At the Lily Pad, we were greeted by Sandy, the woman who runs it as something of a treesort franchise. She only has one treehouse, a structure impaled by a cedar about 25 feet off the ground and connected to the ground by a suspension bridge running to a spot some distance up a steep slope. Out n' About may be lots of cool things, but its system of command and control is not a perfectly-oiled machine. Nobody had bothered to tell Sandy that we are vegans. Initially she didn't even seem to know what a vegan was, wondering if we ate wheat. She sort of freaked out about this news, but then promised to cobble together some serial and soymilk for us. It was a little odd that our being vegan was proving to be such a curveball considering her evident hippieness (and all the oddballs she must encounter working in the Oregon treesort industry). She even asked us if we "smoke tobacco," evidently because it is the one form of "smoking" that is prohibited in the treehouse.
Our treehouse not only had electricity, it also had running water and a flush toilet. I kid you not. The sewage (and other services) ran down the backside of the trunk, hidden in some places behind pieces of bark (though I'm surprised such infrastructure, particularly a large box of circuit breakers, wasn't painted in bark-themed camouflage). Both Gretchen and I needed to use that toilet, if you know what I mean, but the only possible privacy was a thin little curtain one could draw shut. This wasn't the first time on this trip I'd found myself pining for my brownhouse. So I decided to take a walk up the slope and ponder the question, "Does the pope shit in the woods?" Despite the riotous floral diversity of the Siskyou, there weren't a lot of plants suitable for hygienic purposes. So I ended up besmirching a piece of moss.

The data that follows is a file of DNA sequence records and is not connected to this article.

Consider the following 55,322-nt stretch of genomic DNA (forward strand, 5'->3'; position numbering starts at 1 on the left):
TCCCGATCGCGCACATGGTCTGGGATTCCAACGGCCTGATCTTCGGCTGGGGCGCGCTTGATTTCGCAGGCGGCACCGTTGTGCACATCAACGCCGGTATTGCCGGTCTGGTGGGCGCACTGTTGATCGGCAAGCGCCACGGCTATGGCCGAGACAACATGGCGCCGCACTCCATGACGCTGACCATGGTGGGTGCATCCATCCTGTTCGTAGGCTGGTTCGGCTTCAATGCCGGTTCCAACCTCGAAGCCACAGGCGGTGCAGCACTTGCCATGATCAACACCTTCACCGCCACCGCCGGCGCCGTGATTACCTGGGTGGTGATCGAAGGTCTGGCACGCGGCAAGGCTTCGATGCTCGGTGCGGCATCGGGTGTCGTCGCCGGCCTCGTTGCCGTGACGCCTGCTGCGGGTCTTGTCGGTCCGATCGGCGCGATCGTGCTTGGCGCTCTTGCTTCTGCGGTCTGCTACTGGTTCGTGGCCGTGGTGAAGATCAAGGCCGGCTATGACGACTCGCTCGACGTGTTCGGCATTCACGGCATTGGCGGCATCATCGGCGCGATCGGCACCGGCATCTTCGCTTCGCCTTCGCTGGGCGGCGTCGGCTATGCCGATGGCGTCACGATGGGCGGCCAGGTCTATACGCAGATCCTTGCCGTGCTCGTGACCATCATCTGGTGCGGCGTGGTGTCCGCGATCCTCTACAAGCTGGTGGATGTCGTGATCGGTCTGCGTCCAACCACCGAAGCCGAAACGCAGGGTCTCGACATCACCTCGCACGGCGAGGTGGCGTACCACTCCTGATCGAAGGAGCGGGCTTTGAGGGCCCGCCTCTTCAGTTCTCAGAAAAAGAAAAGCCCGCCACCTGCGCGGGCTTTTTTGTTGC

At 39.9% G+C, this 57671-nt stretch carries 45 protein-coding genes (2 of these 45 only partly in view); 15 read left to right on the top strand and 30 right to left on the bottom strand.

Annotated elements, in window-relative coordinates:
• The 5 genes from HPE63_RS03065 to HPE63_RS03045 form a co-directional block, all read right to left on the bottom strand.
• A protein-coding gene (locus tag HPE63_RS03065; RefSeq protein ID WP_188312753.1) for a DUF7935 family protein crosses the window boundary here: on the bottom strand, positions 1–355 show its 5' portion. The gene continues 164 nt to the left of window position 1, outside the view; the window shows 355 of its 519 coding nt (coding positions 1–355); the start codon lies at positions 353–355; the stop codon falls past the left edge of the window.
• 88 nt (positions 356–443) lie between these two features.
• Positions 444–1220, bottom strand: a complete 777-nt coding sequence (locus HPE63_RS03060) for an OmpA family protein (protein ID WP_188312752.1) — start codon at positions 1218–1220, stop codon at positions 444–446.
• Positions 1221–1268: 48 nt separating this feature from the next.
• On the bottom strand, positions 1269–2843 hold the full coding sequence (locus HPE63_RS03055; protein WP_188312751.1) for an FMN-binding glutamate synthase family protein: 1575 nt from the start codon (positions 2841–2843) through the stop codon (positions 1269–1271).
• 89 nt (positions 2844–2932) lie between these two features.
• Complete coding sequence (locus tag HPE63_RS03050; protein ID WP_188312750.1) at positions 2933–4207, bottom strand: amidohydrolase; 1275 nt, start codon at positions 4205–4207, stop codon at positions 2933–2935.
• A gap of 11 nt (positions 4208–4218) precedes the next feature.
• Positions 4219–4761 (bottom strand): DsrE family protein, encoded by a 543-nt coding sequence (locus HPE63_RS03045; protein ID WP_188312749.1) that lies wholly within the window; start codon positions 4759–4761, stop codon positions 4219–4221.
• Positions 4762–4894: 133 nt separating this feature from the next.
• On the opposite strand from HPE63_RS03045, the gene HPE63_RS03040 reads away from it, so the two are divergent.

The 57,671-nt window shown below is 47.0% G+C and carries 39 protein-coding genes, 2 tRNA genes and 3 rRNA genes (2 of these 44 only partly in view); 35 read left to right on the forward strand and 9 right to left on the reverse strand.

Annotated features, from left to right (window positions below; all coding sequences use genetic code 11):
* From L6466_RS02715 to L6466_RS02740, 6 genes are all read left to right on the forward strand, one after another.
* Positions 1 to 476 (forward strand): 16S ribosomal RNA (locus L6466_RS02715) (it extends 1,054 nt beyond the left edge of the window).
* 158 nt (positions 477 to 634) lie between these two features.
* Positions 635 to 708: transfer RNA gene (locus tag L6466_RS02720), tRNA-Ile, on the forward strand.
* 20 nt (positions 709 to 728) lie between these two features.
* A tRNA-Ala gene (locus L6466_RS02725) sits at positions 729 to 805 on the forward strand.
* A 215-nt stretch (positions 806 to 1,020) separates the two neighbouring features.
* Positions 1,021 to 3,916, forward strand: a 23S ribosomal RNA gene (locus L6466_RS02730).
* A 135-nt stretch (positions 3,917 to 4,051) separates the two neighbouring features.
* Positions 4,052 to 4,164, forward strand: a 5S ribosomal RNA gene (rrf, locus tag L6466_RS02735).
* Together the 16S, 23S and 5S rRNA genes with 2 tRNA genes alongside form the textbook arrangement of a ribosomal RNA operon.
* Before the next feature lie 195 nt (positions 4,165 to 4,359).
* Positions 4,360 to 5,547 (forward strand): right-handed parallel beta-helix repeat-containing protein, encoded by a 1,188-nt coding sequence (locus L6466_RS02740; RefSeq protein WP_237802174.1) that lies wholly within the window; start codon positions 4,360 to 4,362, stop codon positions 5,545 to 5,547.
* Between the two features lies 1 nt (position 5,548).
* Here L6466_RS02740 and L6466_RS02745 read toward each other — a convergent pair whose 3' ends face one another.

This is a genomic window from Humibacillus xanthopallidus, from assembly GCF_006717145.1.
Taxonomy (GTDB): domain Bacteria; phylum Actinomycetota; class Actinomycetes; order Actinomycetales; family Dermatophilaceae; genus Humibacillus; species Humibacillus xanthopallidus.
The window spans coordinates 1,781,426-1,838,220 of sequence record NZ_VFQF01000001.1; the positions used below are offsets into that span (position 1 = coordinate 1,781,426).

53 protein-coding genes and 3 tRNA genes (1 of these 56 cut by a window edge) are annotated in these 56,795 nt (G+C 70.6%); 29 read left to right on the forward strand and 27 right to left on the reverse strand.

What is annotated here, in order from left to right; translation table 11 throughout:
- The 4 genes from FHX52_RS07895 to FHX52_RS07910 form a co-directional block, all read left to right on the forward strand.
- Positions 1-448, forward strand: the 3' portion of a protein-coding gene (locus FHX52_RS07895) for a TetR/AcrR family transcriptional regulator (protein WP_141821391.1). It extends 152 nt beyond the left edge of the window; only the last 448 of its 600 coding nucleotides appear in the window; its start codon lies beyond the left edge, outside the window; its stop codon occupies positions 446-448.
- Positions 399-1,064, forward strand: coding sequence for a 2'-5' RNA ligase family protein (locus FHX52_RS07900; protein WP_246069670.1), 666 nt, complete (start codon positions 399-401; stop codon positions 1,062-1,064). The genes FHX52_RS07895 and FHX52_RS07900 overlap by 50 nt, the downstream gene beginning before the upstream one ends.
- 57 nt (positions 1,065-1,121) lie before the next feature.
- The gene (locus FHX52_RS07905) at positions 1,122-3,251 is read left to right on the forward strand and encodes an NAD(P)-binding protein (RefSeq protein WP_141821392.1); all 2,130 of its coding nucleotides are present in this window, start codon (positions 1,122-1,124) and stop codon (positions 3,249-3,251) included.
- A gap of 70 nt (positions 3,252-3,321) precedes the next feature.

At some point Gretchen went to explore the grounds, which feature a lovely semi-outdoor shower stall, a large (and seemingly brand-new) pavillion and gas-powered barbecue apparatus. Given all the infrastructure, it seemed that Sandy had plans of adding more treehouses to the Lily Pad.
Meanwhile I went around taking pictures, partly because I might be tempted to build our own treehouse some day. The one we were staying in had been built with Michæl Garnier's patented design. Four heavy steel bolts ("Garnier Limbs") had been inserted in the tree and then heavy pipes had been inserted over the bolts. The far ends of these pipes had been suspended from above using half inch cable, and a platform had been built on top of the pipes. The treehouse had been built on this platform and allowances had been made for the tree to continue growing.
At some point Sandy came out and loaded a net full of vegan breakfast items (including dry cereal and fresh blueberries), and we used a pulley system to raise that net up into our treehouse. She'd also included a fascinating book called Treehouses of the World. I'd be poring over that for the next couple of days.
So then we ate our vegan sandwiches, drank our beers, and watched Deliverance. It was a good thing we weren't hoping to make a romantic night of it after that. The tiny/tinny speakers on the U123 made the dialog a little hard to follow, but it was great to be able to carry around a library of watchable movies in such a small package. None of this would have been possible had we been following the letter of American copyright law.
I-5 south of Oregon.
A heavily forested stretch further south.
We ran into some rain.
Gretchen reminded me I had my camera when this ironic scene materialized in Eugene.
Our treehouse on the inside.
Our treehouse on the outside.
The structure keeping our treehouse up. The use of cables keeps the underside uncluttered.
For linking purposes this article's URL is:feedback
previous | next